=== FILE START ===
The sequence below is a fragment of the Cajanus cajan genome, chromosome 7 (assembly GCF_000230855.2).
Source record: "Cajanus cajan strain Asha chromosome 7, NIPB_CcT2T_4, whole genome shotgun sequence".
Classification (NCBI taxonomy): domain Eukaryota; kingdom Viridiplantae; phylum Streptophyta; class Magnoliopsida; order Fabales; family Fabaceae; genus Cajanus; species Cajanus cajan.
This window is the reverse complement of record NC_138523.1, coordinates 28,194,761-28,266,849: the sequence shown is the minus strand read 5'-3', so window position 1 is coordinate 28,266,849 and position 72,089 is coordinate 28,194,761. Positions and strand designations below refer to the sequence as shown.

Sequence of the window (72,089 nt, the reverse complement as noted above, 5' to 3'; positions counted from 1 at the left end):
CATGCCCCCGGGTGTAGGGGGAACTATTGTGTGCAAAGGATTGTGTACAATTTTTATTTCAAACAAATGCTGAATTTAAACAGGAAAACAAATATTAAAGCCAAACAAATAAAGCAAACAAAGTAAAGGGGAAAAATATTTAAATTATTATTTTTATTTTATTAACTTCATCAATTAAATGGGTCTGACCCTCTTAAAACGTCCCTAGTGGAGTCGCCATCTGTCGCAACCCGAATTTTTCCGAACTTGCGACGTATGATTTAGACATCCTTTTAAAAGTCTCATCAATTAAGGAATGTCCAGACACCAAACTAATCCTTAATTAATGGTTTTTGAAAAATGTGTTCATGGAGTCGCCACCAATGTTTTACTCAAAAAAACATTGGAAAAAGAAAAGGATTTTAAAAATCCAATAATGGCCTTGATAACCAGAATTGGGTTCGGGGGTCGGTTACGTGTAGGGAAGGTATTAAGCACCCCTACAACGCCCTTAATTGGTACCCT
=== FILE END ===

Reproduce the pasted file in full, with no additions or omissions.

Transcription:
The sequence below is a fragment of the Cajanus cajan genome, chromosome 7 (assembly GCF_000230855.2).
Source record: "Cajanus cajan strain Asha chromosome 7, NIPB_CcT2T_4, whole genome shotgun sequence".
Classification (NCBI taxonomy): domain Eukaryota; kingdom Viridiplantae; phylum Streptophyta; class Magnoliopsida; order Fabales; family Fabaceae; genus Cajanus; species Cajanus cajan.
This window is the reverse complement of record NC_138523.1, coordinates 28,194,761-28,266,849: the sequence shown is the minus strand read 5'-3', so window position 1 is coordinate 28,266,849 and position 72,089 is coordinate 28,194,761. Positions and strand designations below refer to the sequence as shown.

Sequence of the window (72,089 nt, the reverse complement as noted above, 5' to 3'; positions counted from 1 at the left end):
CATGCCCCCGGGTGTAGGGGGAACTATTGTGTGCAAAGGATTGTGTACAATTTTTATTTCAAACAAATGCTGAATTTAAACAGGAAAACAAATATTAAAGCCAAACAAATAAAGCAAACAAAGTAAAGGGGAAAAATATTTAAATTATTATTTTTATTTTATTAACTTCATCAATTAAATGGGTCTGACCCTCTTAAAACGTCCCTAGTGGAGTCGCCATCTGTCGCAACCCGAATTTTTCCGAACTTGCGACGTATGATTTAGACATCCTTTTAAAAGTCTCATCAATTAAGGAATGTCCAGACACCAAACTAATCCTTAATTAATGGTTTTTGAAAAATGTGTTCATGGAGTCGCCACCAATGTTTTACTCAAAAAAACATTGGAAAAAGAAAAGGATTTTAAAAATCCAATAATGGCCTTGATAACCAGAATTGGGTTCGGGGGTCGGTTACGTGTAGGGAAGGTATTAAGCACCCCTACAACGCCCTTAATTGGTACCCT